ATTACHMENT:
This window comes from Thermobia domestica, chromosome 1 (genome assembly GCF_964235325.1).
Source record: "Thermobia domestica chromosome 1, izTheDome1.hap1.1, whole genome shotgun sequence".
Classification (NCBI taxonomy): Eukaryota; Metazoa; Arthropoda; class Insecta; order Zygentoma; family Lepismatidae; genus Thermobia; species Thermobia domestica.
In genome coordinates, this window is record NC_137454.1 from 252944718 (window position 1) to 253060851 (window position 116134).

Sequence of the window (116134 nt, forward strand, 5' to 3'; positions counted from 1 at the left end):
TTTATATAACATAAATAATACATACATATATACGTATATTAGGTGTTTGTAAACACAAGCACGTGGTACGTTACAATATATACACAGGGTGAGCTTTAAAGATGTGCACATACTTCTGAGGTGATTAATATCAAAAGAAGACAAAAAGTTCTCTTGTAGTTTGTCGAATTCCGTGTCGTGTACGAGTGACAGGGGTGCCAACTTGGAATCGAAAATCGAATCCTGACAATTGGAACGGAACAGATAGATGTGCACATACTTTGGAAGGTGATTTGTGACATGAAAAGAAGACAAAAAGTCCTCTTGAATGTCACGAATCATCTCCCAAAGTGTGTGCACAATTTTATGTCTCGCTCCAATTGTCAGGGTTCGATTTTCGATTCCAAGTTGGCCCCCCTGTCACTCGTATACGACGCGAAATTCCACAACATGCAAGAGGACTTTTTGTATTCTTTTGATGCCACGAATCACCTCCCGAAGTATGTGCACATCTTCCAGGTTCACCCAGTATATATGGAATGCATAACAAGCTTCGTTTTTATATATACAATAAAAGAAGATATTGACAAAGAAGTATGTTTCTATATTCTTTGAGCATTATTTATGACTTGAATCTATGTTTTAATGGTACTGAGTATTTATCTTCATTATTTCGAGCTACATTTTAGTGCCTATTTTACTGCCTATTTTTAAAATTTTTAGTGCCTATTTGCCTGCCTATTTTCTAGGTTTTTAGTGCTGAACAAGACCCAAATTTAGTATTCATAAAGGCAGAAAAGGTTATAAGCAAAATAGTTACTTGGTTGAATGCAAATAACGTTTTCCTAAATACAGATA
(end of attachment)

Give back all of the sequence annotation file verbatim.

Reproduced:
This window comes from Thermobia domestica, chromosome 1 (genome assembly GCF_964235325.1).
Source record: "Thermobia domestica chromosome 1, izTheDome1.hap1.1, whole genome shotgun sequence".
Classification (NCBI taxonomy): Eukaryota; Metazoa; Arthropoda; class Insecta; order Zygentoma; family Lepismatidae; genus Thermobia; species Thermobia domestica.
In genome coordinates, this window is record NC_137454.1 from 252944718 (window position 1) to 253060851 (window position 116134).

Sequence of the window (116134 nt, forward strand, 5' to 3'; positions counted from 1 at the left end):
TTTATATAACATAAATAATACATACATATATACGTATATTAGGTGTTTGTAAACACAAGCACGTGGTACGTTACAATATATACACAGGGTGAGCTTTAAAGATGTGCACATACTTCTGAGGTGATTAATATCAAAAGAAGACAAAAAGTTCTCTTGTAGTTTGTCGAATTCCGTGTCGTGTACGAGTGACAGGGGTGCCAACTTGGAATCGAAAATCGAATCCTGACAATTGGAACGGAACAGATAGATGTGCACATACTTTGGAAGGTGATTTGTGACATGAAAAGAAGACAAAAAGTCCTCTTGAATGTCACGAATCATCTCCCAAAGTGTGTGCACAATTTTATGTCTCGCTCCAATTGTCAGGGTTCGATTTTCGATTCCAAGTTGGCCCCCCTGTCACTCGTATACGACGCGAAATTCCACAACATGCAAGAGGACTTTTTGTATTCTTTTGATGCCACGAATCACCTCCCGAAGTATGTGCACATCTTCCAGGTTCACCCAGTATATATGGAATGCATAACAAGCTTCGTTTTTATATATACAATAAAAGAAGATATTGACAAAGAAGTATGTTTCTATATTCTTTGAGCATTATTTATGACTTGAATCTATGTTTTAATGGTACTGAGTATTTATCTTCATTATTTCGAGCTACATTTTAGTGCCTATTTTACTGCCTATTTTTAAAATTTTTAGTGCCTATTTGCCTGCCTATTTTCTAGGTTTTTAGTGCTGAACAAGACCCAAATTTAGTATTCATAAAGGCAGAAAAGGTTATAAGCAAAATAGTTACTTGGTTGAATGCAAATAACGTTTTCCTAAATACAGATA